„Intellectual Dark Web“, der Begriff gefällt mir.
What is the "Intellectual Dark Web"? The technical answer might be, "A phrase coined by mathematician and Thiel Capital Managing Director Eric Weinstein to describe a loose confederation of left-right intellectuals who share in common an open, occasionally career-altering defiance of the 'gated institutional narrative' enforced by media/academia/Hollywood, particularly as concerns identity politics."
Vanity Fair writer Tina Nguyen is getting criticized this week by IDW types for a piece connecting ideological traveler Kanye West to the movement, which she characterizes as being "comprised of right-wing pundits, agnostic comedian podcasters, self-help gurus, and disgruntled ex-liberals united by their desire to 'red pill' new adherents." More charitably, L.A. Times columnist Meghan Daum contends that dark-webbers "wish to foster a new discourse that can allow innovative thinkers to wrestle with the world's problems without having to tiptoe around subjects or questions deemed culturally or politically off-limits."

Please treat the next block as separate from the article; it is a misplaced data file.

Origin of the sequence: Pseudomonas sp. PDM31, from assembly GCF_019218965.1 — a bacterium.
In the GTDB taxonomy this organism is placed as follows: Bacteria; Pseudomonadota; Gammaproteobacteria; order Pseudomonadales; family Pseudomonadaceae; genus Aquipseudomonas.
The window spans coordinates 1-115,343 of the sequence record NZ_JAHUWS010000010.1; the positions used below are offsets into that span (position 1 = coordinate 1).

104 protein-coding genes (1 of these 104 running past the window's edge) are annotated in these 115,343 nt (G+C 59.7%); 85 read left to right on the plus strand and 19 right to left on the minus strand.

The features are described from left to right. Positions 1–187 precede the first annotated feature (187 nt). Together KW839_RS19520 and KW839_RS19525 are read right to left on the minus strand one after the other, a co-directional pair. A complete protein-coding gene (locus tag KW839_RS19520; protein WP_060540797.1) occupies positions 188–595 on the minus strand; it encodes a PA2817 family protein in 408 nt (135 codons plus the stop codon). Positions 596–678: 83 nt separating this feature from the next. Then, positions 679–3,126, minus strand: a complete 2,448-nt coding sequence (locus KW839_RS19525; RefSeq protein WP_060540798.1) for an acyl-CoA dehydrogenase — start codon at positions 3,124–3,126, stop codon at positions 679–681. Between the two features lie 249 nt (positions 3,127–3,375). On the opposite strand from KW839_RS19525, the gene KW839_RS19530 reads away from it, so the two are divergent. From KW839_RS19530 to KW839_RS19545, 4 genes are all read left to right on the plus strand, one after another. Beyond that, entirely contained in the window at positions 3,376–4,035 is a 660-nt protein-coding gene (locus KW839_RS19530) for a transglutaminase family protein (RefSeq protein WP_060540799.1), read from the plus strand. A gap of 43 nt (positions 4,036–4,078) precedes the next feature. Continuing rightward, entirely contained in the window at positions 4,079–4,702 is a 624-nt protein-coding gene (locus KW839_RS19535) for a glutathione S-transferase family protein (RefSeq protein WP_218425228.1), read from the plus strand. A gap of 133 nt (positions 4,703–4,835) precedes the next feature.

Whatever the adjectives, it's a group of people, many of them familiar to Reason readers, who are interested in free speech and free thought, sensitive to intellectual conformity, and adept at using new media to route around hostile gatekeepers. Their ranks are generally said to include Jonathan Haidt, Dave Rubin, Jordan Peterson, Sam Harris, Ayaan Hirsi Ali, Claire Lehmann, and James Damore.